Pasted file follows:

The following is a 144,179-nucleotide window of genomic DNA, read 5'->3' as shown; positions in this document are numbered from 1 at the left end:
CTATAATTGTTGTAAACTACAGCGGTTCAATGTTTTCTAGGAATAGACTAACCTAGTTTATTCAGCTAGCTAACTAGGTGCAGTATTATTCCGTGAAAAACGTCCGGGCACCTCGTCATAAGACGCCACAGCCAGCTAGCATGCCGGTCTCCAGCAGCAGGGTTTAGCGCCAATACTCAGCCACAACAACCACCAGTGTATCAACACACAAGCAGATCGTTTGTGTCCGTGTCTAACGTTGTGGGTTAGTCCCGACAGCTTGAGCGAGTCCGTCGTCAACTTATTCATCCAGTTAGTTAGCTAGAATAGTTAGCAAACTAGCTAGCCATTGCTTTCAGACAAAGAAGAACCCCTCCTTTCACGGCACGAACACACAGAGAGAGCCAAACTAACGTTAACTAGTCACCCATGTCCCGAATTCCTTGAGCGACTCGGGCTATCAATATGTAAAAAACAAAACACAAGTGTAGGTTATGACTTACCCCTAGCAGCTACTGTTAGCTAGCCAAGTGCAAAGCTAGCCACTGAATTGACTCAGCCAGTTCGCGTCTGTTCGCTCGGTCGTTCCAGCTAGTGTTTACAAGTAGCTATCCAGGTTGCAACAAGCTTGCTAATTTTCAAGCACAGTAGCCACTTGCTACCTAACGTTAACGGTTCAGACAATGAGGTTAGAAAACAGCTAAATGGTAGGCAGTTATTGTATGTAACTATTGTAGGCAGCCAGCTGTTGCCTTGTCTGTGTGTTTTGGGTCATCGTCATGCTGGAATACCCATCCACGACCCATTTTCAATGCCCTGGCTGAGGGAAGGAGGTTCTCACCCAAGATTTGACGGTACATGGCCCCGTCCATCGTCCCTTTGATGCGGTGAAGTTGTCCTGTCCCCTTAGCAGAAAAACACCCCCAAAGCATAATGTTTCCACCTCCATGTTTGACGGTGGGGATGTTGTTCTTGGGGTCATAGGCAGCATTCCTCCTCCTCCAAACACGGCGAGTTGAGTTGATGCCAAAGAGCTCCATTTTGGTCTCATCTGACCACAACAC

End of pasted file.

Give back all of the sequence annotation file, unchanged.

The following is a 144,179-nucleotide window of genomic DNA, read 5'->3' as shown; positions in this document are numbered from 1 at the left end:
CTATAATTGTTGTAAACTACAGCGGTTCAATGTTTTCTAGGAATAGACTAACCTAGTTTATTCAGCTAGCTAACTAGGTGCAGTATTATTCCGTGAAAAACGTCCGGGCACCTCGTCATAAGACGCCACAGCCAGCTAGCATGCCGGTCTCCAGCAGCAGGGTTTAGCGCCAATACTCAGCCACAACAACCACCAGTGTATCAACACACAAGCAGATCGTTTGTGTCCGTGTCTAACGTTGTGGGTTAGTCCCGACAGCTTGAGCGAGTCCGTCGTCAACTTATTCATCCAGTTAGTTAGCTAGAATAGTTAGCAAACTAGCTAGCCATTGCTTTCAGACAAAGAAGAACCCCTCCTTTCACGGCACGAACACACAGAGAGAGCCAAACTAACGTTAACTAGTCACCCATGTCCCGAATTCCTTGAGCGACTCGGGCTATCAATATGTAAAAAACAAAACACAAGTGTAGGTTATGACTTACCCCTAGCAGCTACTGTTAGCTAGCCAAGTGCAAAGCTAGCCACTGAATTGACTCAGCCAGTTCGCGTCTGTTCGCTCGGTCGTTCCAGCTAGTGTTTACAAGTAGCTATCCAGGTTGCAACAAGCTTGCTAATTTTCAAGCACAGTAGCCACTTGCTACCTAACGTTAACGGTTCAGACAATGAGGTTAGAAAACAGCTAAATGGTAGGCAGTTATTGTATGTAACTATTGTAGGCAGCCAGCTGTTGCCTTGTCTGTGTGTTTTGGGTCATCGTCATGCTGGAATACCCATCCACGACCCATTTTCAATGCCCTGGCTGAGGGAAGGAGGTTCTCACCCAAGATTTGACGGTACATGGCCCCGTCCATCGTCCCTTTGATGCGGTGAAGTTGTCCTGTCCCCTTAGCAGAAAAACACCCCCAAAGCATAATGTTTCCACCTCCATGTTTGACGGTGGGGATGTTGTTCTTGGGGTCATAGGCAGCATTCCTCCTCCTCCAAACACGGCGAGTTGAGTTGATGCCAAAGAGCTCCATTTTGGTCTCATCTGACCACAACAC